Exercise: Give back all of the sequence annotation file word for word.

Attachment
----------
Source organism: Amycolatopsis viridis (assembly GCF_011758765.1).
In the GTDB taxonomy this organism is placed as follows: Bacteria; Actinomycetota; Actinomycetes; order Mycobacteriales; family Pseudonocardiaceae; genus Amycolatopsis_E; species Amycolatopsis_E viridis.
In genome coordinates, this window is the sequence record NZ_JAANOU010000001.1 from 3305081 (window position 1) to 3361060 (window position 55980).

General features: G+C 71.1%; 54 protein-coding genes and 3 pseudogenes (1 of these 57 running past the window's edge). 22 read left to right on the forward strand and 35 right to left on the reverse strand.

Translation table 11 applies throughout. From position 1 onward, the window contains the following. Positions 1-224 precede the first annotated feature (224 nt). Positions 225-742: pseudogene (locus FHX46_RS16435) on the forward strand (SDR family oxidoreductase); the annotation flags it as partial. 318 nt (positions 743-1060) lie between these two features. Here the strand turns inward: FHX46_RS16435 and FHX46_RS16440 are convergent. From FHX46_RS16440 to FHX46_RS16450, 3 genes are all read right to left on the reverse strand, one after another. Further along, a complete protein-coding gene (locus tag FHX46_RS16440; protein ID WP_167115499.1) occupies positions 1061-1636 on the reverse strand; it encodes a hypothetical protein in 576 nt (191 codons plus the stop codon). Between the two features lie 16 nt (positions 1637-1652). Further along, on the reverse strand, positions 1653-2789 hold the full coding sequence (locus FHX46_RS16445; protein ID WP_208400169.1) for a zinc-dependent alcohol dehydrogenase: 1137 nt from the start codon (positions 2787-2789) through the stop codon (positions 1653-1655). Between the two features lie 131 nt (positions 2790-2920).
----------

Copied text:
Source organism: Amycolatopsis viridis (assembly GCF_011758765.1).
In the GTDB taxonomy this organism is placed as follows: Bacteria; Actinomycetota; Actinomycetes; order Mycobacteriales; family Pseudonocardiaceae; genus Amycolatopsis_E; species Amycolatopsis_E viridis.
In genome coordinates, this window is the sequence record NZ_JAANOU010000001.1 from 3305081 (window position 1) to 3361060 (window position 55980).

General features: G+C 71.1%; 54 protein-coding genes and 3 pseudogenes (1 of these 57 running past the window's edge). 22 read left to right on the forward strand and 35 right to left on the reverse strand.

Translation table 11 applies throughout. From position 1 onward, the window contains the following. Positions 1-224 precede the first annotated feature (224 nt). Positions 225-742: pseudogene (locus FHX46_RS16435) on the forward strand (SDR family oxidoreductase); the annotation flags it as partial. 318 nt (positions 743-1060) lie between these two features. Here the strand turns inward: FHX46_RS16435 and FHX46_RS16440 are convergent. From FHX46_RS16440 to FHX46_RS16450, 3 genes are all read right to left on the reverse strand, one after another. Further along, a complete protein-coding gene (locus tag FHX46_RS16440; protein ID WP_167115499.1) occupies positions 1061-1636 on the reverse strand; it encodes a hypothetical protein in 576 nt (191 codons plus the stop codon). Between the two features lie 16 nt (positions 1637-1652). Further along, on the reverse strand, positions 1653-2789 hold the full coding sequence (locus FHX46_RS16445; protein ID WP_208400169.1) for a zinc-dependent alcohol dehydrogenase: 1137 nt from the start codon (positions 2787-2789) through the stop codon (positions 1653-1655). Between the two features lie 131 nt (positions 2790-2920).